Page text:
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When you have devices with the same static IP addresses on two networks how does a VPN keep them straight?

Example: I have a small network in my home office with 3 computers. I routinely connect to a remote office that has a Sonicwall router w/VPN using the Sinicwall VPN client on my main machine. Once connected, I am still able to access devices on both networks which use static IPs (they are servers.)

Both LANs use 192.168.0.x addressing. When I specify using a device like a server or printer at say 192.168.0.10 how does it determine whether to use the address on my physical local LAN or the one on the remote LAN?

Is it doing NAT translation similar to what the router does when it connects to the Internet?

Am I just "lucky" it's working?

2 Answers 2

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To answer your question, Yes, you're "lucky" it's working.

When you connect to your VPN, your tunnel interface is assigned an IP by that remote DHCP server. So you're technically routing from the VPN server to your remote devices. You're probably connecting to your servers via their DNS names or something, which is resolved by your DNS servers locally. In which case if it couldn't find it, it'll search in your remote office.

So technically yes, this'll work. But it is not very efficient.

EDIT**

VPN diagram

So for eg. your VPN client is assigned an address by the SSL VPN. Which could be a different network address range. (eg. 172.16.32.0/16) While your remote network is working in the 192.168.1.0/24 range. The VPN server can be configured to bridge the two networks together.

The IP that your VPN client gets is not from the remote site's system/router's DHCP server, but rather the VPN server's DHCP server.

About the DNS, I don't really know how to explain properly. It uses a mix of DNS, ARP and RARP requests to determine the correct device. Hopefully this is enough to understand.

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  • How does it search the remote office if it's not finding it via "local" DNS servers? And which ones are the local DNS servers? If he's receiving DHCP from the remote machine, won't he be using the office's DNS servers? I'm confused.
    – rtf
    Jan 15, 2013 at 16:14
  • @r.tanner.f Let's say A is the network he is in, and B is the remote site. He has 2 IP addresses in 2 "different" networks but his default path will be routed through the VPN(B). Which is why the remote servers(B) appear to be "local". Even so, because he is still technically on his local network(A), he will be able to access his local servers(A). I am guessing your confusion comes from thinking that he has 2 routers connected through a VPN tunnel. That'll be different, but in his current setup, only his computer is connected as a client.
    – whoiskai
    Jan 15, 2013 at 16:32
  • Ah, yes that clears some things up. Still a little confused about the DHCP and DNS bits. Could you edit your answer?
    – rtf
    Jan 15, 2013 at 16:46
  • @r.tanner.f edited, hope it helps (:
    – whoiskai
    Jan 15, 2013 at 17:46
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How Does a VPN Manage Local IP Addresses and how does a VPN keep them straight?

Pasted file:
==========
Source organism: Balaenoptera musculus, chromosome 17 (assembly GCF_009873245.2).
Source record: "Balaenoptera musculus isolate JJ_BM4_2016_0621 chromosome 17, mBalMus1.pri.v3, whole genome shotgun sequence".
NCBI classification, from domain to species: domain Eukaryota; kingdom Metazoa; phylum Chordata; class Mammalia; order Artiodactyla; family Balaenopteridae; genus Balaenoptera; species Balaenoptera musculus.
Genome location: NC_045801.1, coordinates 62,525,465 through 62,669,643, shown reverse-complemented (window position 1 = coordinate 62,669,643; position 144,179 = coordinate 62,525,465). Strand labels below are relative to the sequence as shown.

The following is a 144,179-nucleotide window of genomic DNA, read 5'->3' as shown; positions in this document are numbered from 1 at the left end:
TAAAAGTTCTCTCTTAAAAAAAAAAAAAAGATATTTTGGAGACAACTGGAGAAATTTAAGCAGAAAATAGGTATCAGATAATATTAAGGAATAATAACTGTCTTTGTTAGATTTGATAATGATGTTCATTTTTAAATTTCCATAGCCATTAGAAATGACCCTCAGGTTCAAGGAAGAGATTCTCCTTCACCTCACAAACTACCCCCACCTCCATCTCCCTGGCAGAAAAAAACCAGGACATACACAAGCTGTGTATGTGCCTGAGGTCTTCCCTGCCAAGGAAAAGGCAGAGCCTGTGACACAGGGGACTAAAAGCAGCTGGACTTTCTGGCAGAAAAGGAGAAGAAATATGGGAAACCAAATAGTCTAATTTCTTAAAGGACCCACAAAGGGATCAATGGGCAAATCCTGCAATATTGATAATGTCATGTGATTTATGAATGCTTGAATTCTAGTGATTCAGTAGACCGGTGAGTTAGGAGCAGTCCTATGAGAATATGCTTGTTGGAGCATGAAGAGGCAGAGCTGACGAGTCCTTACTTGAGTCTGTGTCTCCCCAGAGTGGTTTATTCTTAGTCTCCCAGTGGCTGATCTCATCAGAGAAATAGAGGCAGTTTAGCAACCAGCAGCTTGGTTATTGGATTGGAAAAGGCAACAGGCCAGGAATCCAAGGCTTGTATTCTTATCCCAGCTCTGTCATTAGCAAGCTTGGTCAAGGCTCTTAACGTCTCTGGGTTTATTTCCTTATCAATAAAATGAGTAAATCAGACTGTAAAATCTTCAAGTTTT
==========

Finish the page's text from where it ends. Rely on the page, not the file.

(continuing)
I had this exact same question!

The thing is, it depends entirely on the VPN Technology, and there's well over ten different VPN Technologies. I'll discuss three popular ones.

  • VTIs (new, somewhat similar effect to DMVPN)
  • DMVPN = GRE Tunnels (which allows OSPF/EIGRP routing protocols) inside of IPSec Tunnels (Which do the encryption).  Here's a diagram:
    Network diagram
    In this VPN Scenario you keep your IP address from your local DHCP server, but your router now has a route to the remote Private LAN, through the tunnel, and you can ping the private IP addresses of the Remote LAN. (The tunnel is able to bypass NAT and Firewall, Tunnel = a virtual interface on your local router that connects to a virtual interface on the remote router, via a virtual ethernet cable.)

  • OpenVPN (Which I think works similarly to your Sonicwall): You install client software on your PC that creates a virtual adapter. So now your PC has a physical Ethernet Port with an IP address on your local LAN, that allows you to ping to static servers on your local LAN. When you connect to the Remote VPN your virtual network adapter will get a virtual IP address. Where does it get this virtual IP address? You won't get it from your Local DHCP Server, and you won't get it from the DHCP server on the remote network either. The VPN Server has it's own pool of IP Addresses just for VPN clients, and the VPN Server has a spot to configure the DNS info given to remote VPN clients. I think OpenVPN uses 10.8.0.0/16. Your Virtual Interface will get a Virtual IP address from the range reserved for remote VPN clients. Note that the Virtual IP address is an IP address that exists on the remote Private LAN, and that's how you can ping the static IP address of servers on the remote private LAN. So by having two interfaces one physical and one virtual, you can ping local LAN servers and remote LAN servers, also the physical interface is configured with your local DNS server, and the virtual interface is configured with the remote DNS server. So you can resolve both local DNS and remote DNS.

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